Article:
Koji’s first full-length release delves deep into the artist’s mind to explore the everlasting journey toward solace and acceptance. Crooked In My Mind aptly hints at the album’s dark, pervasive themes wrapped up in string melodies and the rawness of Andrew Koji Shiraki’s vocals. As a collection of art, it is supremely relatable by serving as a case study of the universal human experience. Throughout the duration of nine tracks, Koji explores how the individual connects or disconnects with the external environment in their actions and thought processes.
On one hand, it’s cerebral in requiring several listens to uncover the full trajectory of the journey. On the other, the full emotional range of the album softens the experience and will make it it easy for listeners to let the subtle sentimentality carry them through.
No other song on the album could set the stage as wholly as “Chasing A Ghost.” A nostalgic glance backward at the past allows Koji to wax sentimental (“It was a beautiful time in my life”) while the violin solo swells into an elevated finale. Before the powerful finish, the song peaks and recedes in strategic places to foster perpetual movement.
In stark contrast, “The Near And Far” maintains a distinct rhythmic steadiness. Listeners will not find any lilt in its matter-of-fact, bass-driven linear motion coupled with declarative lyrics. A few moments later, “Distance/Divide” uses bass drastically differently to propel the tune’s jazzy ebb and flow. The song features Ron Gilmore (keyboardist for Lauryn Hill) and Colin Gorman (Gypsy) on electric guitar, and the fullness of sound is apparent. The keyboards provide simmering undertones while the electric guitar solo bursts out in a gentle soul explosion.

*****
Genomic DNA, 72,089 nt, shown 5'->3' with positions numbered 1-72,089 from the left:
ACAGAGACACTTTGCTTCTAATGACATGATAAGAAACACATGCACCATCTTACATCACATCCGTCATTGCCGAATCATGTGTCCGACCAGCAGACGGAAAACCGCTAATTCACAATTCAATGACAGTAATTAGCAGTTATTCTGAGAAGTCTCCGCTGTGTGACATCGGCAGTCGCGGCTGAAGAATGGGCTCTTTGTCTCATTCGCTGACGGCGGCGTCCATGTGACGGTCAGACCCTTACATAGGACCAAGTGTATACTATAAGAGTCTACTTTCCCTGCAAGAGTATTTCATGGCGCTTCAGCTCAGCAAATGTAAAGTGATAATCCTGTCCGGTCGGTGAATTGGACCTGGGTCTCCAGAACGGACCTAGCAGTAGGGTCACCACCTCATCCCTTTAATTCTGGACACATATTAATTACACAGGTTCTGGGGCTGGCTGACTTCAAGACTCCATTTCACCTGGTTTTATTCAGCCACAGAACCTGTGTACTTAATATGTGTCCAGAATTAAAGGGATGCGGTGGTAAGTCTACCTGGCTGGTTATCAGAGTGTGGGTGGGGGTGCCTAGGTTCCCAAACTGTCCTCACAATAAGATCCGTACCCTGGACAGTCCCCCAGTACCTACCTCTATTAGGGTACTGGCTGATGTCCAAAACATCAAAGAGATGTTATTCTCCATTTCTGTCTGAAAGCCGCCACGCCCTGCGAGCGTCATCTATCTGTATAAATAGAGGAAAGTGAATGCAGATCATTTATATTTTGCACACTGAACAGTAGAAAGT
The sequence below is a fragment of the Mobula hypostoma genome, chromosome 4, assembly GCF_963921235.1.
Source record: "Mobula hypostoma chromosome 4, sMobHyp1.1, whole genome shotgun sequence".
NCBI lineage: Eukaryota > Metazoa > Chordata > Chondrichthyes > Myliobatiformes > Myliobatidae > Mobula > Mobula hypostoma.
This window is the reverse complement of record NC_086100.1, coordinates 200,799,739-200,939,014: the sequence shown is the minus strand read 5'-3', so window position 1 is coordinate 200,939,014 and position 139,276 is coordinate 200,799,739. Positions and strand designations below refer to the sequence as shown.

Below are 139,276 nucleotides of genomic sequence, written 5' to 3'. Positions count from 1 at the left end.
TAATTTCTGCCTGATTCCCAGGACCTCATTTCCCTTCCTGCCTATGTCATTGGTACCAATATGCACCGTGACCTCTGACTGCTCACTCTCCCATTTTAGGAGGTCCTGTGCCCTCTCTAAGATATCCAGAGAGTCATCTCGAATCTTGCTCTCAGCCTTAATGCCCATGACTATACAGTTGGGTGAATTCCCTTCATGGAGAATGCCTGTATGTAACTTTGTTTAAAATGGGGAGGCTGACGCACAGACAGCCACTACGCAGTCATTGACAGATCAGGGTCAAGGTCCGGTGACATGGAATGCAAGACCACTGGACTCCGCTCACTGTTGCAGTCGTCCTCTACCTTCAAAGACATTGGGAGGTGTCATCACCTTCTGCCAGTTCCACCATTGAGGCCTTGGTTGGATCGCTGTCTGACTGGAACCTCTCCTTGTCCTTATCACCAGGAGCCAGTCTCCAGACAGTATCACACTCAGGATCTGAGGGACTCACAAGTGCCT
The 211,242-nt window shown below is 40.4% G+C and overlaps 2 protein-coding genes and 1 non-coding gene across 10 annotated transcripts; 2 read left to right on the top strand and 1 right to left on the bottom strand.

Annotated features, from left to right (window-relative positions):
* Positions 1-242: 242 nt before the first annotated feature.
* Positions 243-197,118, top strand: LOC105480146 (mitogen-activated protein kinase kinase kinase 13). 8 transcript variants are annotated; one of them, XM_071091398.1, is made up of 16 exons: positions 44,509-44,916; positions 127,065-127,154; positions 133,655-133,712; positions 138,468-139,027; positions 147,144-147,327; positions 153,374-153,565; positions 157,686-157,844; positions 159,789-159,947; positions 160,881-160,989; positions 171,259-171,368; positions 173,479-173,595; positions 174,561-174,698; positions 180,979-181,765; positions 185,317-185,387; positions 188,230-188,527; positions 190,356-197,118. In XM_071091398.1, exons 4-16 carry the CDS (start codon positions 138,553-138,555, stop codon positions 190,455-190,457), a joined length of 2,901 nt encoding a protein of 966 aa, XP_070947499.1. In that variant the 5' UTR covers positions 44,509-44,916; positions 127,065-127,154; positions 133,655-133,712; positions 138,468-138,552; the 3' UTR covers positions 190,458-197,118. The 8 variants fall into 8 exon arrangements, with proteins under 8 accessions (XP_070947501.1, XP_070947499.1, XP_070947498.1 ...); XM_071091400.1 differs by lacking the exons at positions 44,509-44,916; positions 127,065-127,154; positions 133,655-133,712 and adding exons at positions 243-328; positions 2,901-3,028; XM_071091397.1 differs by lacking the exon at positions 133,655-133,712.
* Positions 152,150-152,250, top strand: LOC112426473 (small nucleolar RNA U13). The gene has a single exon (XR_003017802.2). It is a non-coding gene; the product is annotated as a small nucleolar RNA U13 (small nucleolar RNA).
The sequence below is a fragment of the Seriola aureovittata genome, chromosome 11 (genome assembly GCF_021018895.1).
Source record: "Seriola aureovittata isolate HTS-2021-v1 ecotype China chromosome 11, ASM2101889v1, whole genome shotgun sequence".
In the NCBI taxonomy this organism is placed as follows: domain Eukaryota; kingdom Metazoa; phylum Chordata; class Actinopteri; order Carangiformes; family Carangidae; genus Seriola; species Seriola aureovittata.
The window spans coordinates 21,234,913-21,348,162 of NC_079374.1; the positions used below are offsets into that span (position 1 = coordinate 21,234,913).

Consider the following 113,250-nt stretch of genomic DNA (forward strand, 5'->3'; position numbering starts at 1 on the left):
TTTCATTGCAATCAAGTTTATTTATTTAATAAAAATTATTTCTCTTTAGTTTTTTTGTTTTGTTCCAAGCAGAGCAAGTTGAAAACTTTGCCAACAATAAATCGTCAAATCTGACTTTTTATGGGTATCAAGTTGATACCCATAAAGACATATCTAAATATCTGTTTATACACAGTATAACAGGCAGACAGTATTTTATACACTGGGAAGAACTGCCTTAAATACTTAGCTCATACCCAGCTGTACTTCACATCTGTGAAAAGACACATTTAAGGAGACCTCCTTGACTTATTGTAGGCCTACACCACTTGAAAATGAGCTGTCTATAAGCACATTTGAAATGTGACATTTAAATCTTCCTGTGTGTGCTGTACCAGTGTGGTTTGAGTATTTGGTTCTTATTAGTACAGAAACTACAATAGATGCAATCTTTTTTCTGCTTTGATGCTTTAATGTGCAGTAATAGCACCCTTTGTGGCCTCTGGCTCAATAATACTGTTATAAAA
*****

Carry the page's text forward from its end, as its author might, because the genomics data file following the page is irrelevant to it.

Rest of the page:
As powerfully as the album began, so it ends. Penultimate track “Pang And Flash” features haunting cyclical chanting and a direct confrontation of demons: “Pain and exhaustion from a pace we can’t keep / The earth shakes and stutters, shut it off or start listening.” The opening line of “Pang And Flash” lent the phrase Crooked In My Mind to the album, and it stands out on the album as one of the most tortured, introspective tracks in the collection. No energy is lost in the transition to “What You Leave Behind.” It’s markedly more hopeful than the preceding songs and casts a faintly positive air over the album with its strumming acoustic simplicity and intricate cymbal accents.
Crooked In My Mind is only human – it lives within the contradictions of our world and sheds light in dark crevices of the human mind. It’s raw, it’s relatable, and it never shies away from introspection. Its varied instrumentation of keys, violins, acoustic and electric guitars, different bass styles, and tasteful percussion means the music itself narrates just as much of the journey as the lyrics do. Crooked In My Mind represents a graceful pairing of musicality and message to leave a lasting impact on listeners, and perhaps inspire some introspection of their own.